Urban versus rural agriculture

Cuba's transition towards greater food security has been built on a patchwork approach to agriculture in which organic techniques have played a significant, but not exclusive, role. Throughout the Special Period, Cuba adopted several characteristics of a localized, organic farming system. These included more location-specific strategies, a relative increase in participatory extension approaches and institutional decentralization, the promotion of organic inputs, and more localized production-consumption chains. Other characteristics were, however, barely visible, such as widespread ecological literacy, localized seed systems, collective relinquishment of industrialized practices, and the application of holistic and systems principles. A reduction in access to fuel and agrochemicals alone would not necessarily lead to widespread organic production systems. Yet the experience of urban agriculture stands as an example of what Cuban society was capable of achieving. Urban agriculture took...

Degradation of the natural resource base

Ecologically based, organic farming practices show themselves to be more successful at supporting a broad and adapted diversity of crop species and varieties, building soil fertility and plant resistance to disease and infection, and maintaining clean water courses (Greene and Kremen, 2003 SAN, 2003 Marriot and Wander, 2006). Strengthening the natural resource base also enables farms to better withstand external shocks and stresses, including drought and flood (Holt-Gimenez, 2002 Lotter et al, 2003 Ching, 2004). Agriculture accounts for 70 per cent of freshwater use globally, and the UN predicts that, by 2025, 38 per cent of the population will have insufficient water supply (compared with 8 per cent in 2008) (Lang, 2008). Organic practices increase water retention capacity and efficiency by improving soil structure and increasing soil life, by cultivating climatically adapted varieties, and by growing polycultures of deeprooting and ground-covering crops. Evidence also indicates that...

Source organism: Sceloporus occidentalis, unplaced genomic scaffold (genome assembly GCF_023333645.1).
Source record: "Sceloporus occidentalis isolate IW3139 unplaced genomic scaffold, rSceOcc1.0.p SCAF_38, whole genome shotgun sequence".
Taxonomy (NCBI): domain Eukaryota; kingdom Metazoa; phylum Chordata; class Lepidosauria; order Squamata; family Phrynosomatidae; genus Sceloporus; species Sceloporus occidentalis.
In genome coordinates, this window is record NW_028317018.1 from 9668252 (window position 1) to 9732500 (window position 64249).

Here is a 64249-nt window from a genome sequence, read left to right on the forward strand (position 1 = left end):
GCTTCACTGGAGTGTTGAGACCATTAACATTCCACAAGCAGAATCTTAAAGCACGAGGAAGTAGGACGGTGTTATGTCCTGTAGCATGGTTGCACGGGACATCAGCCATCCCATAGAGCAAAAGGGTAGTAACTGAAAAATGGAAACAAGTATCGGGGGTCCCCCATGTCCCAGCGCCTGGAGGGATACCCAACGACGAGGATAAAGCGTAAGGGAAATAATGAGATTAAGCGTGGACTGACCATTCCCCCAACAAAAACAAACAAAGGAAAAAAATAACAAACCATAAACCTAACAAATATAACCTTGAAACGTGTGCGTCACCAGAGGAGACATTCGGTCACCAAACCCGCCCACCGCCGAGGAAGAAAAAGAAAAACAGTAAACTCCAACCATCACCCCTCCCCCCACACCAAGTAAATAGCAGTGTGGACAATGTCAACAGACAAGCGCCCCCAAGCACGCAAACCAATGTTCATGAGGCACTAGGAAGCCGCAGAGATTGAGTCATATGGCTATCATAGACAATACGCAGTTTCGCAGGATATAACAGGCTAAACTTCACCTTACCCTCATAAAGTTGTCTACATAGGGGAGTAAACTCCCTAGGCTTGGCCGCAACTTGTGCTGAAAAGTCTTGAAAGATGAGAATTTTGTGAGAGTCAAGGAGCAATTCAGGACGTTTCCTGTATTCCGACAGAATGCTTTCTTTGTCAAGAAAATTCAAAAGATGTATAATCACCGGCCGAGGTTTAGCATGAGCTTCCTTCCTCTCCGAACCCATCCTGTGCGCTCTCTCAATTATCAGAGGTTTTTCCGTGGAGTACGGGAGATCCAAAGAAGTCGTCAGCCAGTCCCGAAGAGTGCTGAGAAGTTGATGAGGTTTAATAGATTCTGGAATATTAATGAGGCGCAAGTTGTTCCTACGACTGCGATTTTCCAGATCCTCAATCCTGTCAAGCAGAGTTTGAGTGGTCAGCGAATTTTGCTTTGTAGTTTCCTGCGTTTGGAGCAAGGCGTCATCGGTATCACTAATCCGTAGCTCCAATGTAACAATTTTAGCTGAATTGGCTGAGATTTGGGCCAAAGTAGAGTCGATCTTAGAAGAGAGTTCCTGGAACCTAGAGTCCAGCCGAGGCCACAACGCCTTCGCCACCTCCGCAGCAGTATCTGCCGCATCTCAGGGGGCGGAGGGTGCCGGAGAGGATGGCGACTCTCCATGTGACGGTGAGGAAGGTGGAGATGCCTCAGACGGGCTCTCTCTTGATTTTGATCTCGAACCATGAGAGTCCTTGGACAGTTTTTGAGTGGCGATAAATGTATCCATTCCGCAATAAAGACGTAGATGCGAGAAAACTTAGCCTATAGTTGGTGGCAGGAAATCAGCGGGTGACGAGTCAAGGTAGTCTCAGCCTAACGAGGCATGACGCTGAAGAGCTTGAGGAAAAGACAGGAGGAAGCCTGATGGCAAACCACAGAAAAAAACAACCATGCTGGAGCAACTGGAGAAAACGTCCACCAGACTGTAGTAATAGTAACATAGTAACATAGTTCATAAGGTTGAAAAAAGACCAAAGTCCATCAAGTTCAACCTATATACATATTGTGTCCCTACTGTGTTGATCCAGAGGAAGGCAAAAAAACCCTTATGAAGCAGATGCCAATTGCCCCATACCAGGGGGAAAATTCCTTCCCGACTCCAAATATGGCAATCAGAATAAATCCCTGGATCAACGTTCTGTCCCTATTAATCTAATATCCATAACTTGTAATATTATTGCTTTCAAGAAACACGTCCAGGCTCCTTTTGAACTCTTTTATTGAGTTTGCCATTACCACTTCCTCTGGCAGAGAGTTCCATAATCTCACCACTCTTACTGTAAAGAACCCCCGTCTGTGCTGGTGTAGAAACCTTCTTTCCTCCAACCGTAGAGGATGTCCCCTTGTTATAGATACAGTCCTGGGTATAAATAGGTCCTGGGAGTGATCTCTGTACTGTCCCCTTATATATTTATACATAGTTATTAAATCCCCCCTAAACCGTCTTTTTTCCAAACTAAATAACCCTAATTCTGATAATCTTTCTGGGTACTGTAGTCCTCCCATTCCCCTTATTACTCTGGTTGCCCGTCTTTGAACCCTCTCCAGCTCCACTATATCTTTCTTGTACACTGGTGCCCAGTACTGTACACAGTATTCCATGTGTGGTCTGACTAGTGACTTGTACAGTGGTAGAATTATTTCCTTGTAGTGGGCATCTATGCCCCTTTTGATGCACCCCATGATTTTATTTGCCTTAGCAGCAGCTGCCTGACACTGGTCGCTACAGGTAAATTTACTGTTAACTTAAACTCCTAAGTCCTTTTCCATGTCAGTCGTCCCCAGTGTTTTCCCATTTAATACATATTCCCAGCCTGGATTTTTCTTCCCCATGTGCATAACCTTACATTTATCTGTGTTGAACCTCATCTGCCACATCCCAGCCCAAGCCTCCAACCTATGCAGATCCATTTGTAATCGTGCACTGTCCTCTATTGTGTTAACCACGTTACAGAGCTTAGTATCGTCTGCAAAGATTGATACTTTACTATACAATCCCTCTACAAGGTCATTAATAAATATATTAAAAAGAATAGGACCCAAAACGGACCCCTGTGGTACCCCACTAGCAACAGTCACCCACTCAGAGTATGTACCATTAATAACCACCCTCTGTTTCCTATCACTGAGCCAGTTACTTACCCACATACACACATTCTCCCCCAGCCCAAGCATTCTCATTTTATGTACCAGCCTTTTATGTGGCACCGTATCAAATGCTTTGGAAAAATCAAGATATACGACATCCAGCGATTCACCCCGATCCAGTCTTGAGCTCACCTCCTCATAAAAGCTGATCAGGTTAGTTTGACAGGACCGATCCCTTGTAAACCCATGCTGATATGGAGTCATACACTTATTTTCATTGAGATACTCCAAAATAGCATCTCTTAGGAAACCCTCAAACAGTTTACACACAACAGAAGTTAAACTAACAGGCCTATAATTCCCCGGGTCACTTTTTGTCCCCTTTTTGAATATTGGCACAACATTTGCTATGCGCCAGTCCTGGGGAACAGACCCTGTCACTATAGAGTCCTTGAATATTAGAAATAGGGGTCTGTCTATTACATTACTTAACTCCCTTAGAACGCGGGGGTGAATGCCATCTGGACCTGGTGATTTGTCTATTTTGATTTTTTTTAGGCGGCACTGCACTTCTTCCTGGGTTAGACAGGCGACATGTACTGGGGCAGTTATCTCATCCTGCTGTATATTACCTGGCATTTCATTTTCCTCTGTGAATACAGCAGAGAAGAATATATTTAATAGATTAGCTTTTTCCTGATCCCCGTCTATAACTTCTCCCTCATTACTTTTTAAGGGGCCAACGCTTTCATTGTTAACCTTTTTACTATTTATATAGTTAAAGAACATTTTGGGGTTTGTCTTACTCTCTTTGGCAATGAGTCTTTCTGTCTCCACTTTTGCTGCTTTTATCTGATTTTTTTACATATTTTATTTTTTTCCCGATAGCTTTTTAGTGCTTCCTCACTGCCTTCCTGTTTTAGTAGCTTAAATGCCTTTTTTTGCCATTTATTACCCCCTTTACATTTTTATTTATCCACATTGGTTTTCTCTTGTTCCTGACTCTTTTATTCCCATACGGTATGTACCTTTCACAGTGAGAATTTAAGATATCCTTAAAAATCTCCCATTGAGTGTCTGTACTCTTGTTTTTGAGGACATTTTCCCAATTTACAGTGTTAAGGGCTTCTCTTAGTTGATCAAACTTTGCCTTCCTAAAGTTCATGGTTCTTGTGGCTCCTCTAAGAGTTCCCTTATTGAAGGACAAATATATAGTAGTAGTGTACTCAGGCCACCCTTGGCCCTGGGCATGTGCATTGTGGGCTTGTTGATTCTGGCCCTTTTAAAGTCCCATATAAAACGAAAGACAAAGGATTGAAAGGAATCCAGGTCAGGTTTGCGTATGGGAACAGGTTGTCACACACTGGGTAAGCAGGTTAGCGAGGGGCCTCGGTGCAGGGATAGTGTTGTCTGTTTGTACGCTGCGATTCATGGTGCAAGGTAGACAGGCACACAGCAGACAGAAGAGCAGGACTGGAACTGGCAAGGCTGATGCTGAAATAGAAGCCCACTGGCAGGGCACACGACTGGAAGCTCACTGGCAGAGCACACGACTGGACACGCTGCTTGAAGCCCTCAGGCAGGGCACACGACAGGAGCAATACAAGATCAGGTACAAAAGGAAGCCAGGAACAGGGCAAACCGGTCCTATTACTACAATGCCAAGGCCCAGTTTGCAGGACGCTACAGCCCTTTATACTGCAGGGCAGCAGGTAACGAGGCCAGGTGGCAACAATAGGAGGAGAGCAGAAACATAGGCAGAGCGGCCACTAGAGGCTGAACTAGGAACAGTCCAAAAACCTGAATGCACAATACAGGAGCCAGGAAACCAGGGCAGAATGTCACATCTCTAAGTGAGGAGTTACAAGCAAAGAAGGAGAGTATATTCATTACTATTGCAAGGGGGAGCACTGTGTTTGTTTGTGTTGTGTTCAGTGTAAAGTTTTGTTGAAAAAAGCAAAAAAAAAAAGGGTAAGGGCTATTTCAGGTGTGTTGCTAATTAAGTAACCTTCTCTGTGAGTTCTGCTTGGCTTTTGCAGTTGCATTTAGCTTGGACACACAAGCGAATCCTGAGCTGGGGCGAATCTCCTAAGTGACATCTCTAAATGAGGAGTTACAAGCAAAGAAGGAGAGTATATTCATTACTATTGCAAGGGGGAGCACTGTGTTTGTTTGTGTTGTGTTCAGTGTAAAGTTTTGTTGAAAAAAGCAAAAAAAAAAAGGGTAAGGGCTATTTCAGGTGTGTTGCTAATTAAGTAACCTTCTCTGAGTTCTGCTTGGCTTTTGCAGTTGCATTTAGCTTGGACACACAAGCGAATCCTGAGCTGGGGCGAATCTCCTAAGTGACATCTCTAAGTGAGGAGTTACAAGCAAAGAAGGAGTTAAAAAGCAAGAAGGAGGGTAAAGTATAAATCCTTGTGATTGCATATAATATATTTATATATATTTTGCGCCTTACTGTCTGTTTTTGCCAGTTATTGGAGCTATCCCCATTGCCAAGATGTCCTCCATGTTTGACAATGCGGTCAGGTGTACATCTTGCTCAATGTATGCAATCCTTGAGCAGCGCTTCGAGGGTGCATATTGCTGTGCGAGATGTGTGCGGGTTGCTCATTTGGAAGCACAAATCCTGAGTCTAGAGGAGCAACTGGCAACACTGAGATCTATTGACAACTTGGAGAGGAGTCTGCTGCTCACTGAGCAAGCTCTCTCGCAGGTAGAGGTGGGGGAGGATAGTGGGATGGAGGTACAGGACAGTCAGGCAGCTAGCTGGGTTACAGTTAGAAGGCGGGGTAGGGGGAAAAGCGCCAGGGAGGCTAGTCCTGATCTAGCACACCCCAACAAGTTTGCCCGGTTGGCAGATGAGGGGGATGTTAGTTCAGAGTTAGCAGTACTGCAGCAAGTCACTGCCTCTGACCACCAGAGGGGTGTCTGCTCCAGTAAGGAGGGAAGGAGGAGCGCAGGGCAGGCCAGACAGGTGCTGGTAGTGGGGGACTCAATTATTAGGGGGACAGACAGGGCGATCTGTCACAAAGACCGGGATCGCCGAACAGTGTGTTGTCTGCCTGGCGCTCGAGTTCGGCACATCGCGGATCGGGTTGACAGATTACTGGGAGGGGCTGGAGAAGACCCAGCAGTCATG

Petroleumbased food systems and food security

Over the next few decades, nations will be experiencing fluctuations and increasing scarcity of fossil fuel supplies, and this will affect food prices. Alternative farming and food systems are required. Industrialized countries in particular have been over-consuming fossil fuels by two-thirds, and their agricultural sectors have contributed this with their heavy dependence on cheap fossil energy for mechanization and as a basis for agrochemical inputs such as pesticides and fertilizers. The corresponding industrial food systems in which these farming systems are embedded are similarly dependent on cheap fossil fuels for the ever-increasing processing and movement of foodstuffs. The low fuel prices, combined with the industry's avoidance of paying clean-up costs of environmental pollution, have enabled the maintenance of low food prices (Vandermeer et al, 1993 Odum, 1994 Tansey and Worsley, 1995 Desai and Riddlestone, 2002 Harrison, 2004). Alternative, organic agriculture shows to...

An ineffective food system

Nonetheless, more ecologically based, organic production approaches are sidestepped by international development agencies and national ministries of agriculture owing to their reportedly low yield performance and, therefore, their apparent inability to meet global food needs or be appropriate in food insecure situations (IAC, 2003). In fact, early yield comparisons between certified organic and industrial agriculture has indicated a yield decline of approximately 20 per cent for organic production. However, these studies were based on the performance of certain market-oriented organic systems in temperate climatic regions. Whereas outputs of any one specific crop may be lower on an organic farm than an industrialized one, total farm yields are higher (Altieri et al, 1998). More recent studies show non-certified organic farming approaches to achieve significant yield increases over both traditional and industrial agriculture, and in particular in resource-poor regions on marginal lands...

Why Organic Is Better for the Earth